THE RELATIONSHIP BETWEEN PRESSURE AND DEPTH

By Susan E. Butler

 

 

The purpose of this experiment is to determine the relationship between depth and pressure.

 

Pressure and depth have a directly proportional relationship. This is due to the greater column of water that pushes down on an object submersed. Conversely, as objects are lifted, and the depth decreases, pressure is reduced. This relationship between pressure and depth may be looked at with respect to the relationship between pressure and volume, as the column of water has a specific volume and corresponding to depth. Boyle’s Law describes the relationship between pressure and volume: The product of pressure and volume is a constant (PV=k). While Boyle’s Law refers to gases, it is significant to recall that both gases and liquids are fluids, and thus follow the same rules of behavior.

 

The procedure used during this experiment was to inflate a balloon at the surface of the water and measure the circumference with a measuring tape. The balloon was then taken to a 0.5000m, 1.000m, 1.500m, and 2.000m, measuring circumferences at each depth respectively.

 

 

 

Depth

 

0.000m

 

0.500m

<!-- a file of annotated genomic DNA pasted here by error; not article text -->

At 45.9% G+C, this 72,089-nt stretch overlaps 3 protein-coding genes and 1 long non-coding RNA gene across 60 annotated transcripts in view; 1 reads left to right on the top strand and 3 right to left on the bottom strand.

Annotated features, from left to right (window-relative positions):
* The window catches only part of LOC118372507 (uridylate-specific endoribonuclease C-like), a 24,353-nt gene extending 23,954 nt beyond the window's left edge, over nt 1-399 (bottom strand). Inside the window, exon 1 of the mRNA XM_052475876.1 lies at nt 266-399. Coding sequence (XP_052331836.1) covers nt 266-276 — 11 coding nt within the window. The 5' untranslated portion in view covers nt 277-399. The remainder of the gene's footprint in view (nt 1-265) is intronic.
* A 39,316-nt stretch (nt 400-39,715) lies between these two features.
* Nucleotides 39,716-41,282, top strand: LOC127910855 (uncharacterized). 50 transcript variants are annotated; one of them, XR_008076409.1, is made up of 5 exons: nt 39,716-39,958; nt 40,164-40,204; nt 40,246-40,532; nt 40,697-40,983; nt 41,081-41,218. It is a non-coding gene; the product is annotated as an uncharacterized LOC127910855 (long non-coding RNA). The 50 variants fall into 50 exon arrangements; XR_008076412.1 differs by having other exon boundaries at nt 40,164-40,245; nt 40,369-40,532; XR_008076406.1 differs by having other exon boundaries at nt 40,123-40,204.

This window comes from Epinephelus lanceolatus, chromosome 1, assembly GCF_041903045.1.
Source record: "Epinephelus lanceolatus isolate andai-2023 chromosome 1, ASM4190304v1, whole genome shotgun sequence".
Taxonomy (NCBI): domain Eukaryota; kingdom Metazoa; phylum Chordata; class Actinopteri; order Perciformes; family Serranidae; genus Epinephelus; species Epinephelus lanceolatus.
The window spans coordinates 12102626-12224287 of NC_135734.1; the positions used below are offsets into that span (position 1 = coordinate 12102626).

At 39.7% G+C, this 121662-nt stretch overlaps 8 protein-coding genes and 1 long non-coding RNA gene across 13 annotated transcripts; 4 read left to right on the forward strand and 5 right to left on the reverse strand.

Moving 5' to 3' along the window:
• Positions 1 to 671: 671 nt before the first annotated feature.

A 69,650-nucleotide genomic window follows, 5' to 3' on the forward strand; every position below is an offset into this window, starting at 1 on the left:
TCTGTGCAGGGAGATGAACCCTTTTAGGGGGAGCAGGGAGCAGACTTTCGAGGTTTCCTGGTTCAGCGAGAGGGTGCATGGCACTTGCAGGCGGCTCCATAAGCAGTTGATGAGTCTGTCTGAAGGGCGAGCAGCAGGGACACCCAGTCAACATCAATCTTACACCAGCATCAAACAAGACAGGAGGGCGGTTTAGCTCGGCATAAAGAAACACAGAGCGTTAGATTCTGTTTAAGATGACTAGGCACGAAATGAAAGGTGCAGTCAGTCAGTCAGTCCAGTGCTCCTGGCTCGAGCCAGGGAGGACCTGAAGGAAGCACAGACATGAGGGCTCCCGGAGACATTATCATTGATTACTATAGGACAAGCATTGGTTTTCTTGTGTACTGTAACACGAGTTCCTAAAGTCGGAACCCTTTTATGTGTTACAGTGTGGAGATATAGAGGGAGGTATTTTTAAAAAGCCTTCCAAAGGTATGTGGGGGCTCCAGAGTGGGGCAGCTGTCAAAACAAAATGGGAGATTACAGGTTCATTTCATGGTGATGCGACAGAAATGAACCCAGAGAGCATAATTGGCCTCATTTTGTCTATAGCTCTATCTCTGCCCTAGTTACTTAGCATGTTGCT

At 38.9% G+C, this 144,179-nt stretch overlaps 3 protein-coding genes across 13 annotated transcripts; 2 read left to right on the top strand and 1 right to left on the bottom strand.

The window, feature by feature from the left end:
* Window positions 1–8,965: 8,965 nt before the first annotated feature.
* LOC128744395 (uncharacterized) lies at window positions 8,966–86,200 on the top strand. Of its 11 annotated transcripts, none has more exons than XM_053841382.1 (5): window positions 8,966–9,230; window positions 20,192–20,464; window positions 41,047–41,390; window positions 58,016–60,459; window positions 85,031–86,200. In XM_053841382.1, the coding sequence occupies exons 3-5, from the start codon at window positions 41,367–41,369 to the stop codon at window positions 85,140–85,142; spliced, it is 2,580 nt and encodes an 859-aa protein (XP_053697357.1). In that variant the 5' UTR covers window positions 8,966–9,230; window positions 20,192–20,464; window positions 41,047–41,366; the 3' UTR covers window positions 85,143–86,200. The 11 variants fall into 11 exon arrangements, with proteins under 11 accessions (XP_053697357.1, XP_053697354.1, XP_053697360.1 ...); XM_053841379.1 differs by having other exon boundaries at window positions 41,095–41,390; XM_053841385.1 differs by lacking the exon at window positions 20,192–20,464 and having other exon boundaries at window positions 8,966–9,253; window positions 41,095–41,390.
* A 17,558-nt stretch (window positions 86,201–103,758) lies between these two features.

1.000m

 

1.500m

 

2.00m

 

Circ (m)

 

0.320

 

0.316

 

0.292

 

0.264

 

0.247

 

 

 

0.340

 

0.328

 

0.315

 

0.284

 

0.238

 

 

 

0.335

 

0.319

 

0.306

 

0.277

 

0.251

 

 

 

0.315

 

0.300

 

0.287

 

0.264

 

0.243

 

 

The data show a direct correlation between an increase in depth and an increase in pressure. This directly proportional relationship is demonstrated by the reduction in the circumference of a balloon as it is taken to deeper depths.

 

The graph shows a linear relationship which can be mathematically expressed as y=mx+b, where y=pressure, m=slope of the line, x=depth, and b=the y intercept ( which in this case is zero).

 

In conclusion, both the data and the graphical analysis support the hypothesis statement that pressure is directly proportional to depth.

 

 

 

 

Graph Page Goes Here

 

(Circumference vs. Depth)

Swim Back to Class

Back to the Can Do Story

Back to the Beginning